TWN Info Service on Finance and Development (Feb09/06)
US Trade Policies Limit Countries’ Use of Capital Control
As the global economy descends further into crisis, a new report finds that US trade and investment agreements with 52 countries have removed one tool that has proved effective in past crises: capital controls.
This worrying development is likely to be reflected as well in current and future trade agreements being negotiated by the European Union (EU) with 123 developing countries. Financial liberalization is a key element in EU trade agreements. As in the case of the EU-Caribbean Forum (CARIFORUM) Economic Partnership Agreement (EPA), the EU is pushing for liberalization of major financial services including the free movements of capital and current payments. An analysis by TWN (http://www.ftamalaysia.org/article.php?aid=214) shows that although the CARIFORUM-EU EPA does contain some financial liberalisation safeguards, they are inadequate. This is because they are too narrow (for example, they cannot be used to limit the movement of current payments, or can only be used if there is also a balance of payments crisis), and comes with other restrictions.
this is any indication, both the EU and
The IPS report can be found at: http://www.ips-dc.org/reports/#1056
Policy holdover conflicts with growing consensus among economists
Institute for Policy Studies
the global economy descends further into crisis, governments are searching
their toolboxes for instruments to protect their people from financial
volatility. A new report finds that
“The Obama administration has a tremendous opportunity to wipe away the relics of a failed policy agenda that turned our global economy into a financial casino,” says report author Sarah Anderson, director of the Global Economy Project at the Institute for Policy Studies. “Eliminating obsolete restrictions on capital controls is one important step.”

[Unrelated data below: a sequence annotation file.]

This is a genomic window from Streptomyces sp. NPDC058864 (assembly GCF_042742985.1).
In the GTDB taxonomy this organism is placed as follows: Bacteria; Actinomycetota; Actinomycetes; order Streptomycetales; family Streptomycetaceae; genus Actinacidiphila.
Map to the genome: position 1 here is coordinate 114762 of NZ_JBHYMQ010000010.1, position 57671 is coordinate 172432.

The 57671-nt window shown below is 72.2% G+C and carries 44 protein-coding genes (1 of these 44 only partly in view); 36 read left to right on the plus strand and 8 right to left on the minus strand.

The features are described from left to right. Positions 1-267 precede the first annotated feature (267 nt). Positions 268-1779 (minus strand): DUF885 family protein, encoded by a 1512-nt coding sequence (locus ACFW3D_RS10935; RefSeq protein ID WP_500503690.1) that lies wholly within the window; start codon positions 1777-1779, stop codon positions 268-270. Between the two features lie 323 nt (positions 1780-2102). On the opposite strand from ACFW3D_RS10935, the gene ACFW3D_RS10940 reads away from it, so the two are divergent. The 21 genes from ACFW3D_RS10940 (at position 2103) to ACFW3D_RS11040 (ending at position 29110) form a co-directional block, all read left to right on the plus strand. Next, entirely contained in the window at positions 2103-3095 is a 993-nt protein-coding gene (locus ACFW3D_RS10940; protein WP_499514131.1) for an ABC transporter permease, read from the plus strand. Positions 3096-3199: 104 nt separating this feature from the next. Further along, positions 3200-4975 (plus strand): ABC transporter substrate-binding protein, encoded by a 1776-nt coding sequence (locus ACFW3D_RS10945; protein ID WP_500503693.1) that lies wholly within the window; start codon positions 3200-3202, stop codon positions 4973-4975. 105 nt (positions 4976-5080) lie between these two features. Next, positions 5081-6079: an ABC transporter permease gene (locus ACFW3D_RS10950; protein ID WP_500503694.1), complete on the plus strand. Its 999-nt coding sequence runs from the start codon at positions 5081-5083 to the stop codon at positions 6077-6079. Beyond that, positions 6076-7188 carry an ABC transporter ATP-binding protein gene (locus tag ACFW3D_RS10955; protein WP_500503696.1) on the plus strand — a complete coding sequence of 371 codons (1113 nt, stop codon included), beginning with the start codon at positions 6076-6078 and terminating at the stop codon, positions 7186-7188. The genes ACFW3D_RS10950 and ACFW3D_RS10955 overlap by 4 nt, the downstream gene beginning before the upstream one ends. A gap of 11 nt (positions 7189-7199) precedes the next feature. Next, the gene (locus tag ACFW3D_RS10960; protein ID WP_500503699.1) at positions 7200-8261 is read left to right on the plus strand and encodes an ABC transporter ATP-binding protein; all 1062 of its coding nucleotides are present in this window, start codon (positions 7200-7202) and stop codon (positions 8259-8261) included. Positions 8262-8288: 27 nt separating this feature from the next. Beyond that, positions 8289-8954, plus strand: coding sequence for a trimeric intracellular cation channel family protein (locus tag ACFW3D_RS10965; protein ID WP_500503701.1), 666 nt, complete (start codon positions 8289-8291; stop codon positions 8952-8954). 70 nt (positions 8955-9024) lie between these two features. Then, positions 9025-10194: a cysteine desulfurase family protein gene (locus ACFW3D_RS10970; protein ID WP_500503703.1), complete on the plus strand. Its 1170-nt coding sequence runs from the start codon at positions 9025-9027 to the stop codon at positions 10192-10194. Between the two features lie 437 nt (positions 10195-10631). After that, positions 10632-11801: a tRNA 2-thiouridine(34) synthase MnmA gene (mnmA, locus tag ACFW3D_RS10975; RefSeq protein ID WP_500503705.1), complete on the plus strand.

The report includes quotes in support of capital controls from numerous noted economists, including former IMF chief economist Kenneth Rogoff, who recently wrote that countries with stringent capital controls are less likely to suffer from the current financial crisis than those completely open to international capital markets.
KEY REPORT FINDINGS:
Learned from Asian Crisis, U.S. Didn’t: The International Monetary Fund
abandoned its blanket opposition to capital controls after some countries
used this tool to avoid the worst effects of the Asian financial crisis
that erupted in 1997. The
Investors Can Sue for Compensation: Countries that violate these restrictions face potentially expensive lawsuits by foreign investors. In the supra-national arbitration tribunals that handle such cases, there’s no public accountability, no standard judicial ethics rules, and no appeals process.
Handcuffs are Inherited: Of the 52 leaders who are now bound to such
agreements, only 13 were in office at the time their country’s agreement
was signed. In
under new U.S. Administration: President Barack Obama has committed
to revising the investment rules in
According to report author Anderson, “It’s critical that policymakers not only eliminate capital control restrictions, but also commit to building a new global framework that allows governments to play responsible roles in ensuring that foreign investment and finance support social goals.”